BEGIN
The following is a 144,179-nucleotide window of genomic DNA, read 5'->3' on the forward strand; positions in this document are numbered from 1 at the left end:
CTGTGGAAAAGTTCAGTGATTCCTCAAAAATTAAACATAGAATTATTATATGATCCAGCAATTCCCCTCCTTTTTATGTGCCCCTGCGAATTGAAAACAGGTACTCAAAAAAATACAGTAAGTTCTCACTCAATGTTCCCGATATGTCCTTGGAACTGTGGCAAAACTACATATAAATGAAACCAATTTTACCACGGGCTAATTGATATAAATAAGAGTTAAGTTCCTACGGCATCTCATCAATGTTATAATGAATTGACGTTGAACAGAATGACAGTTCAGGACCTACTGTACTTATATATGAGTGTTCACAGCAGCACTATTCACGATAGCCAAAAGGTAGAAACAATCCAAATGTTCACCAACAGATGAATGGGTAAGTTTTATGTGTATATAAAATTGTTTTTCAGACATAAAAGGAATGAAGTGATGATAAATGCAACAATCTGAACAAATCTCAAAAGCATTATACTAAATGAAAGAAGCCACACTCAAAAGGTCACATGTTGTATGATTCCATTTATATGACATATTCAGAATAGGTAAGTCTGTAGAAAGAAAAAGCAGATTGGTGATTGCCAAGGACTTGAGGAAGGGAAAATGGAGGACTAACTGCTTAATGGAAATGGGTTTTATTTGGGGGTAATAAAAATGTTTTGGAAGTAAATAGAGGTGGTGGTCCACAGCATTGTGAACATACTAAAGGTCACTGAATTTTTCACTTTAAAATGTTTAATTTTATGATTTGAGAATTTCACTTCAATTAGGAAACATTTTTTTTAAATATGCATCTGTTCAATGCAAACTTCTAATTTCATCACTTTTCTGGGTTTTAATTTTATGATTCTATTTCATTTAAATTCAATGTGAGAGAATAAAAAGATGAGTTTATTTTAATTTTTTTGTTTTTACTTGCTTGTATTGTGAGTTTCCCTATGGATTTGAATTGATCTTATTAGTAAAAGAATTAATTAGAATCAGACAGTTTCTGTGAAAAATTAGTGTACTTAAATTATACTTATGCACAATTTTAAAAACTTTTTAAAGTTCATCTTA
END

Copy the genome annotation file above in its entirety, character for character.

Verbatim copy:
The following is a 144,179-nucleotide window of genomic DNA, read 5'->3' on the forward strand; positions in this document are numbered from 1 at the left end:
CTGTGGAAAAGTTCAGTGATTCCTCAAAAATTAAACATAGAATTATTATATGATCCAGCAATTCCCCTCCTTTTTATGTGCCCCTGCGAATTGAAAACAGGTACTCAAAAAAATACAGTAAGTTCTCACTCAATGTTCCCGATATGTCCTTGGAACTGTGGCAAAACTACATATAAATGAAACCAATTTTACCACGGGCTAATTGATATAAATAAGAGTTAAGTTCCTACGGCATCTCATCAATGTTATAATGAATTGACGTTGAACAGAATGACAGTTCAGGACCTACTGTACTTATATATGAGTGTTCACAGCAGCACTATTCACGATAGCCAAAAGGTAGAAACAATCCAAATGTTCACCAACAGATGAATGGGTAAGTTTTATGTGTATATAAAATTGTTTTTCAGACATAAAAGGAATGAAGTGATGATAAATGCAACAATCTGAACAAATCTCAAAAGCATTATACTAAATGAAAGAAGCCACACTCAAAAGGTCACATGTTGTATGATTCCATTTATATGACATATTCAGAATAGGTAAGTCTGTAGAAAGAAAAAGCAGATTGGTGATTGCCAAGGACTTGAGGAAGGGAAAATGGAGGACTAACTGCTTAATGGAAATGGGTTTTATTTGGGGGTAATAAAAATGTTTTGGAAGTAAATAGAGGTGGTGGTCCACAGCATTGTGAACATACTAAAGGTCACTGAATTTTTCACTTTAAAATGTTTAATTTTATGATTTGAGAATTTCACTTCAATTAGGAAACATTTTTTTTAAATATGCATCTGTTCAATGCAAACTTCTAATTTCATCACTTTTCTGGGTTTTAATTTTATGATTCTATTTCATTTAAATTCAATGTGAGAGAATAAAAAGATGAGTTTATTTTAATTTTTTTGTTTTTACTTGCTTGTATTGTGAGTTTCCCTATGGATTTGAATTGATCTTATTAGTAAAAGAATTAATTAGAATCAGACAGTTTCTGTGAAAAATTAGTGTACTTAAATTATACTTATGCACAATTTTAAAAACTTTTTAAAGTTCATCTTA